Commercial Adventures are Dying? Hooray!
We’ve heard it before. Publishers have become wary of story-oriented games and now turn their eyes toward the easy buck. The few commercial adventures that get released are panned in the mainstream press for being too boring. Developers are less likely to produce an adventure game as a result. Countless theories abound on the subject, so I won’t get into that here. The commercial adventure game is a dying animal and we all know it.
Personally, I think this is great news. Yes, you heard me right. Publishers don't want to take the risk anymore? Fantastic. You can't find adventure games in retail stores? Terrific! I'm crying out in rapture. And before I get tarred, feathered, and burned in effigy, allow me to relate a little personal experience that explains my way of thinking.
I live in an area of New York City known as the East Village, which is a mecca for artists of all types. Every day I witness brilliant creative people struggling to make it big and getting nowhere. Last summer, there was a poet who stood on a street corner near my apartment building. Sweating profusely in the heat, he would hand out small booklets of his poetry to random passerby. He was there all day, every day, with a wide optimistic smile on his face. Most of these booklets ended up in a trash bin down the street. A few blocks south, there was a woman giving away free posters of her paintings. In the local park, you would hear any number of musicians, toiling away for hours. They don’t care about money. They just want their message heard. They are all talented and hard-working, but they will more than likely live and die in obscurity.
And that, my friends, is why I’m happy that commercial adventure games are no longer mainstream. Think about it, would YOU want to compete against Sierra in their prime? The prospect is enough to intimidate the most prolific amateur adventure writer into throwing in the towel. It’s the equivalent of one guy with a video camera taking on Spielberg.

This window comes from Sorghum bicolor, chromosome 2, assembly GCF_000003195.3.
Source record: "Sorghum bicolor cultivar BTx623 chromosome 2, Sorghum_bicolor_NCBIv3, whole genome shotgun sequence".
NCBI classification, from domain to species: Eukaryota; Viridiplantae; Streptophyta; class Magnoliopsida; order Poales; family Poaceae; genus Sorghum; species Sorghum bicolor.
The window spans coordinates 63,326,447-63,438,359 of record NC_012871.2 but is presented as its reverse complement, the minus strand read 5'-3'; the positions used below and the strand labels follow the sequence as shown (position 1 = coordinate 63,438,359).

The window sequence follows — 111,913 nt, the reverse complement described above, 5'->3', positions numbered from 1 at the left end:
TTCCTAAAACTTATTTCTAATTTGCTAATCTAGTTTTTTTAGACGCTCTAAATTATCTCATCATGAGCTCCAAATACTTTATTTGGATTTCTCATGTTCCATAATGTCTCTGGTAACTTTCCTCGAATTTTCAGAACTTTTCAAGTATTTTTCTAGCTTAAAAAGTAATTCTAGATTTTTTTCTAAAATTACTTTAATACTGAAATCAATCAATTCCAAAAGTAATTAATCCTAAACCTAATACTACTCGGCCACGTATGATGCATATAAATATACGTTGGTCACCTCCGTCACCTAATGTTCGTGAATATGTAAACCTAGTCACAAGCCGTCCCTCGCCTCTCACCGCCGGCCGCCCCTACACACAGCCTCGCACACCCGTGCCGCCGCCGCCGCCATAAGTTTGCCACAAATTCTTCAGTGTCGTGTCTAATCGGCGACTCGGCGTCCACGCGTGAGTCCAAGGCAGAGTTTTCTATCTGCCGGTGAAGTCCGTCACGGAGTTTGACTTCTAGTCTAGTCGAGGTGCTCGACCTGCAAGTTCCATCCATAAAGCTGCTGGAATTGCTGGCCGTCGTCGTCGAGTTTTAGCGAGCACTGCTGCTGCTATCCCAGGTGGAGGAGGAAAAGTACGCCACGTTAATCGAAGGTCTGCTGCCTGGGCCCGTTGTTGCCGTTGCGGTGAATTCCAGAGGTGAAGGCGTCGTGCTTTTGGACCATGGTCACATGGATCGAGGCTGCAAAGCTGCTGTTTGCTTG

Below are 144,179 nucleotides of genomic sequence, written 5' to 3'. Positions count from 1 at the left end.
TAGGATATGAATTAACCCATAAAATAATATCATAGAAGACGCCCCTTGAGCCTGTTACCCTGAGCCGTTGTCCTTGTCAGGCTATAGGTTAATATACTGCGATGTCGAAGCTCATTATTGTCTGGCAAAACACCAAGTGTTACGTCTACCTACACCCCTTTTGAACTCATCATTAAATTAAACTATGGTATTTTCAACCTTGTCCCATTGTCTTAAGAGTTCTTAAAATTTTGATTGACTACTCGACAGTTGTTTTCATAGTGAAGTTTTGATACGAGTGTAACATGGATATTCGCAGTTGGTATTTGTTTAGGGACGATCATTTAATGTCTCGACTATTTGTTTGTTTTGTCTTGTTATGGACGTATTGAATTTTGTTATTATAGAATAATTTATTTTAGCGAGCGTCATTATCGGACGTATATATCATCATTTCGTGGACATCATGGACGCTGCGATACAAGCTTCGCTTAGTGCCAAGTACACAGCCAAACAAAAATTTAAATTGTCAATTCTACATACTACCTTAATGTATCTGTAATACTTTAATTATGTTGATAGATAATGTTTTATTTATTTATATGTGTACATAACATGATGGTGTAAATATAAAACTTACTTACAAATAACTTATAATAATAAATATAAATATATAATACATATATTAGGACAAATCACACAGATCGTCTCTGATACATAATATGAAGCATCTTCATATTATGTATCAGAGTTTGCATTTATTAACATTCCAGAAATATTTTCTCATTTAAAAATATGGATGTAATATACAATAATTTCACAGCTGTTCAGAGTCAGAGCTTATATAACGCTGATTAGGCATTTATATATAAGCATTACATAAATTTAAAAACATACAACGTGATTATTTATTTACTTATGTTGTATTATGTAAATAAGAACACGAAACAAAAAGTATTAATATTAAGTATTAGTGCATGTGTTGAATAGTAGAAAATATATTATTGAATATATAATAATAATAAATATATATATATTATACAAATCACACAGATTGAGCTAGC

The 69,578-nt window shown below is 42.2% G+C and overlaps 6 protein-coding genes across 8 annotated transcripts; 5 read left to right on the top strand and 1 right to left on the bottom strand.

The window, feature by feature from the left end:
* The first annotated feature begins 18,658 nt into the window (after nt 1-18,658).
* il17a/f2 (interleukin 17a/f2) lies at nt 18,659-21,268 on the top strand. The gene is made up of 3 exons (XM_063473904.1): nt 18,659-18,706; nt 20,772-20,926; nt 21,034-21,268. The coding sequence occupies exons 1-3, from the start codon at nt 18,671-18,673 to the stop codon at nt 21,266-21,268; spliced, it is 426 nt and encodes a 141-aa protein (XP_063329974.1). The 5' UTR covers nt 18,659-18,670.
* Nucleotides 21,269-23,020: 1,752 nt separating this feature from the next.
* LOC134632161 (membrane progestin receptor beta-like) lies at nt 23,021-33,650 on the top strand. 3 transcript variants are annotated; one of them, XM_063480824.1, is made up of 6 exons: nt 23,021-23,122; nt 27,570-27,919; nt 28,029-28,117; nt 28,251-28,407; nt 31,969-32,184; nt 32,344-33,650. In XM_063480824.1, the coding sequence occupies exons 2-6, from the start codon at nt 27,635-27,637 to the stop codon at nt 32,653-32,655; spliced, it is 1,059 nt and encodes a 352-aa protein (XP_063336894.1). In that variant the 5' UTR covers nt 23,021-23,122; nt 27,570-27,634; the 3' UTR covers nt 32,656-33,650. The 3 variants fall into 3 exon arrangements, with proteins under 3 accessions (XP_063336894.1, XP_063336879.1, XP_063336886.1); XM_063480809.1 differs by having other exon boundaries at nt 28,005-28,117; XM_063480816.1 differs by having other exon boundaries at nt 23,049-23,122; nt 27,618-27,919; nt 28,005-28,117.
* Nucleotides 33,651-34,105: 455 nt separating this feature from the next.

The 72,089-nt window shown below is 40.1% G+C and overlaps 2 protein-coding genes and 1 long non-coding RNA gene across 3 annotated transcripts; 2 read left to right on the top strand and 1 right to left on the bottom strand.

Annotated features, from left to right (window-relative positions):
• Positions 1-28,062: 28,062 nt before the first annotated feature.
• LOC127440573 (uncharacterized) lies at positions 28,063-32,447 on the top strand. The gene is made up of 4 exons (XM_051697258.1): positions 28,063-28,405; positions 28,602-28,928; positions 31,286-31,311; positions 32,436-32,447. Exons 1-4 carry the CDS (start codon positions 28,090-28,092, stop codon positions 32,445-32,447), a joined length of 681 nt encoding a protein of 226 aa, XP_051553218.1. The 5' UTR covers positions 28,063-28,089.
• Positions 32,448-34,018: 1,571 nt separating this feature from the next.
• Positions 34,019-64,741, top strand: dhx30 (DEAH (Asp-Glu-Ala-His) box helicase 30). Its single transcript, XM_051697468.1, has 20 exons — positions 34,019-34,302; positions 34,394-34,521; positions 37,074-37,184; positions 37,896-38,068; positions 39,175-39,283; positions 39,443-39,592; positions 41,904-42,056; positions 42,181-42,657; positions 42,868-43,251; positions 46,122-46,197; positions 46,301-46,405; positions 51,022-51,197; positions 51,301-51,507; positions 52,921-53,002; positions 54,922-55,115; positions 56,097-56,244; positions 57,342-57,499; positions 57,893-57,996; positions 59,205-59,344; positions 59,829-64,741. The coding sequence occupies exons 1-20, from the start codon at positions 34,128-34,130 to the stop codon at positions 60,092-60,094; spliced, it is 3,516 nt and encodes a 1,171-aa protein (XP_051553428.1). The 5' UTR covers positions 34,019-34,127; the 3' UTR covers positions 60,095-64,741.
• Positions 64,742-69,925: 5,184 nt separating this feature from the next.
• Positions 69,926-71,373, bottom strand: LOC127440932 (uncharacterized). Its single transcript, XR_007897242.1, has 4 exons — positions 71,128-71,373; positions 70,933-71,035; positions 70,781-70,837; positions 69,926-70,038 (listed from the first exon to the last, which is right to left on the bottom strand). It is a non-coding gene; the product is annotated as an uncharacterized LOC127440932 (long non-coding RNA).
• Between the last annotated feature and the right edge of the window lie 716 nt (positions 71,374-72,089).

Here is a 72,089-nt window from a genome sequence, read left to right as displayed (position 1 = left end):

There are no fans like adventure game fans. We all love the genre, and mourn its fall from grace. We long for more. We are HUNGRY for more. We want intelligent games! We want a thought-provoking story with likable, interesting characters! In other words, we are a willing and built-in audience, eager to play new adventures. For an artist trying to get noticed, this is a perfect situation. The chances of a game being played by people are practically guaranteed. Your creation will be seen, experienced, and appreciated. Feedback is instantaneous.
Amateur adventure game creators don’t have to answer to anybody. Not to a publisher, not to an accountant, not even to the customer. This creates endless possibilities for artists, who can experiment and expand upon the genre without worrying about the bottom line. A few enterprising writers have taken it upon themselves to do just this. Keptosh: The Search for Junc is an excellent game with a hidden message about the virtues of socialism, something that would have been impossible to publish commercially. The Reality on the Norm project gives people the opportunity to expand upon a virtual world. Examples like these are few, but the amateur adventure scene is still quite young. I expect to see the adventure genre continue to evolve as these independent artists experiment with the form.
Orson Welles once said that art was two percent creation and ninety-eight percent hustling. “I’ve spent 98% of my life hustling,” he said in a 1982 interview. “Is that a way to live a life?” It’s a shame he was never able to write an amateur adventure game. As an art form, it is ideal. If you are willing to put the time in, as well as the blood, sweat, and tears that are necessary to create a brilliant piece of work, then the rewards are great. You have the potential to become a household name within a small, but fiercely loyal niche group of people. There is no other art venue in the world where you can achieve such success simply by being good at what you do. Disagree? Try telling that to the pretty young actress trying to make it big on Broadway.